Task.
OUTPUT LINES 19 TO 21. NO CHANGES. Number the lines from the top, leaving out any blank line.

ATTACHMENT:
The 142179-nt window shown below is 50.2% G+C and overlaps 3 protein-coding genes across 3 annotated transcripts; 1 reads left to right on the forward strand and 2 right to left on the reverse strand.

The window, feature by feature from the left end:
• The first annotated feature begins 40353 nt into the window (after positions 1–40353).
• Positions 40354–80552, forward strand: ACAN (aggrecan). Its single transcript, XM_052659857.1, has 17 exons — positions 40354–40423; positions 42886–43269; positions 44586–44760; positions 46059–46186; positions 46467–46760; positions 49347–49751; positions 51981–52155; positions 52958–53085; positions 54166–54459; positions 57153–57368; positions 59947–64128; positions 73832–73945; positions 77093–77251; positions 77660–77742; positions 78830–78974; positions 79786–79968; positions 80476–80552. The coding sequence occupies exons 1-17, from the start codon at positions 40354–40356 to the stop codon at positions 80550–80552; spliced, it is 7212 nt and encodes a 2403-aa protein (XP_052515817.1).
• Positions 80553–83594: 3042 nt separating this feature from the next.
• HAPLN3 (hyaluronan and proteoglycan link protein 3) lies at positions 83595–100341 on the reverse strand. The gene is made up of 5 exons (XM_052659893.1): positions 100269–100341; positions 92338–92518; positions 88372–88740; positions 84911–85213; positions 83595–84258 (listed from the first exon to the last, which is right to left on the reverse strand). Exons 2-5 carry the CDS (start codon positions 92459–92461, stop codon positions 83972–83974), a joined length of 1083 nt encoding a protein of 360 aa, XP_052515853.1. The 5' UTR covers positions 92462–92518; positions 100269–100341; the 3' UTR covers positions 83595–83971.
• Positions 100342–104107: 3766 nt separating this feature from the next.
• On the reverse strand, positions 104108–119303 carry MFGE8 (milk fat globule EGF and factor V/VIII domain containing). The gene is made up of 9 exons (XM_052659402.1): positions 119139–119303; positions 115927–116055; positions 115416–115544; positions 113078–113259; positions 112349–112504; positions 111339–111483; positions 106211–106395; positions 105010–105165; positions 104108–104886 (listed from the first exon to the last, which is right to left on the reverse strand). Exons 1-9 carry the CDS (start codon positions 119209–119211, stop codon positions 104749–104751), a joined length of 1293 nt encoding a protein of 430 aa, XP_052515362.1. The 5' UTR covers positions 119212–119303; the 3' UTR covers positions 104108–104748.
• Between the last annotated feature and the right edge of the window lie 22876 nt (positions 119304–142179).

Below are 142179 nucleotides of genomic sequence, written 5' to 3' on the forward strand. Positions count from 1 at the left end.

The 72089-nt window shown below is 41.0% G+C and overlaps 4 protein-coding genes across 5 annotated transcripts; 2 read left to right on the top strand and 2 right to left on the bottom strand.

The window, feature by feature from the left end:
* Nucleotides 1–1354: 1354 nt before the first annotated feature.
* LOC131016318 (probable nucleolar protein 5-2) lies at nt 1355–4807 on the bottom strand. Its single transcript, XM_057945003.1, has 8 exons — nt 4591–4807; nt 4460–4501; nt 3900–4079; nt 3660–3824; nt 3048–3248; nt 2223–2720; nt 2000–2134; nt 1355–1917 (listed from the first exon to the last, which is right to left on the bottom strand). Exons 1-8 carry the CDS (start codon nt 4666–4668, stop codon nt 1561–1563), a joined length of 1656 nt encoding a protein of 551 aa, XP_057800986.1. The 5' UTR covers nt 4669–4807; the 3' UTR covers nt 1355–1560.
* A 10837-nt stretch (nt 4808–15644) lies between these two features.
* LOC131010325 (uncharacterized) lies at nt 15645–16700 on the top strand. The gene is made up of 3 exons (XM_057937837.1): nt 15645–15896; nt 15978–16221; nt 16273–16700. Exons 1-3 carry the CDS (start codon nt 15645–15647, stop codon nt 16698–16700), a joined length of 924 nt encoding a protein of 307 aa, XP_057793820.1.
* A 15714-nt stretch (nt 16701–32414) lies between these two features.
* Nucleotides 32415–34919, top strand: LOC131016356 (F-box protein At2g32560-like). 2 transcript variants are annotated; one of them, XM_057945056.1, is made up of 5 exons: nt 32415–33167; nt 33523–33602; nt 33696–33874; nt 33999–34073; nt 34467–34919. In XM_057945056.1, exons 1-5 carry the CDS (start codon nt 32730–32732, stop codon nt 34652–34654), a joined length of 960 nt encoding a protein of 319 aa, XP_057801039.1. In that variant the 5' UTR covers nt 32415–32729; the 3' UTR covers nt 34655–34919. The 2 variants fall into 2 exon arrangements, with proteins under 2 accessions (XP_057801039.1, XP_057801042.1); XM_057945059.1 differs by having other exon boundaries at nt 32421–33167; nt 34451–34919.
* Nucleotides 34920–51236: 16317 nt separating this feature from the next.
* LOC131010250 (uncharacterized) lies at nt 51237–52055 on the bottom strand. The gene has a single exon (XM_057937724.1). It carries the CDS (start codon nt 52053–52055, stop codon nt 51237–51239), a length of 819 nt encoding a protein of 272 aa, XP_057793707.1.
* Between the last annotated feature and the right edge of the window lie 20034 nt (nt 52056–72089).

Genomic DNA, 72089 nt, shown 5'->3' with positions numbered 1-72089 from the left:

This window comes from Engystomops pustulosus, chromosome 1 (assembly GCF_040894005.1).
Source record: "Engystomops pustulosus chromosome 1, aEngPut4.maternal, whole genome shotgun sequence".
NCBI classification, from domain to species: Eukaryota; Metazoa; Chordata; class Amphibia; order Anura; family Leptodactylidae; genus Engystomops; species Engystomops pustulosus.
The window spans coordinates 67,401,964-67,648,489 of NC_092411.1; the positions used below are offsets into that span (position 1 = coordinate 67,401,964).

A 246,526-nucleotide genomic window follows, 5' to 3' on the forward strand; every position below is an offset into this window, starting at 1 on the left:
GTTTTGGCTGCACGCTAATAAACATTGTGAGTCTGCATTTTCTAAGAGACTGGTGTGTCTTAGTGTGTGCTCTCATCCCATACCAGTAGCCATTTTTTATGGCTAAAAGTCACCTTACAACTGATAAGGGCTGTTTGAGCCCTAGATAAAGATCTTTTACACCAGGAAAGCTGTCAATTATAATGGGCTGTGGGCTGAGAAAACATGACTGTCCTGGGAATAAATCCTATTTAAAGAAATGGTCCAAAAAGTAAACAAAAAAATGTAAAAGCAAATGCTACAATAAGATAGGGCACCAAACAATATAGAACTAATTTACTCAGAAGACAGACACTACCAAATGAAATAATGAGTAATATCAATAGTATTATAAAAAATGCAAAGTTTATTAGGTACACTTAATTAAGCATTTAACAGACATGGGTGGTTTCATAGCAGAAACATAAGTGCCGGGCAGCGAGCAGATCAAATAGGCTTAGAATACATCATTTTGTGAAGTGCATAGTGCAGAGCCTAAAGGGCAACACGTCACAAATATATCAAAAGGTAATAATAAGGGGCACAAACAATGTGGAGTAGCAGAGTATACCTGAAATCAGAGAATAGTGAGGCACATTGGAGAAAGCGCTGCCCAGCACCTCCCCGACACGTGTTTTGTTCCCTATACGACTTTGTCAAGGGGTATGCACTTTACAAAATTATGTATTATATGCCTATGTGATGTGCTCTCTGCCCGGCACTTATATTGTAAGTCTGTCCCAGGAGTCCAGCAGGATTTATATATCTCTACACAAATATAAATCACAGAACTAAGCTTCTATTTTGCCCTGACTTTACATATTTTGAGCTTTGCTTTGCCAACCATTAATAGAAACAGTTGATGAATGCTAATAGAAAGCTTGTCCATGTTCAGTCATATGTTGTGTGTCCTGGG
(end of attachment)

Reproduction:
* Nucleotides 34920–51236: 16317 nt separating this feature from the next.
* LOC131010250 (uncharacterized) lies at nt 51237–52055 on the bottom strand. The gene has a single exon (XM_057937724.1). It carries the CDS (start codon nt 52053–52055, stop codon nt 51237–51239), a length of 819 nt encoding a protein of 272 aa, XP_057793707.1.
* Between the last annotated feature and the right edge of the window lie 20034 nt (nt 52056–72089).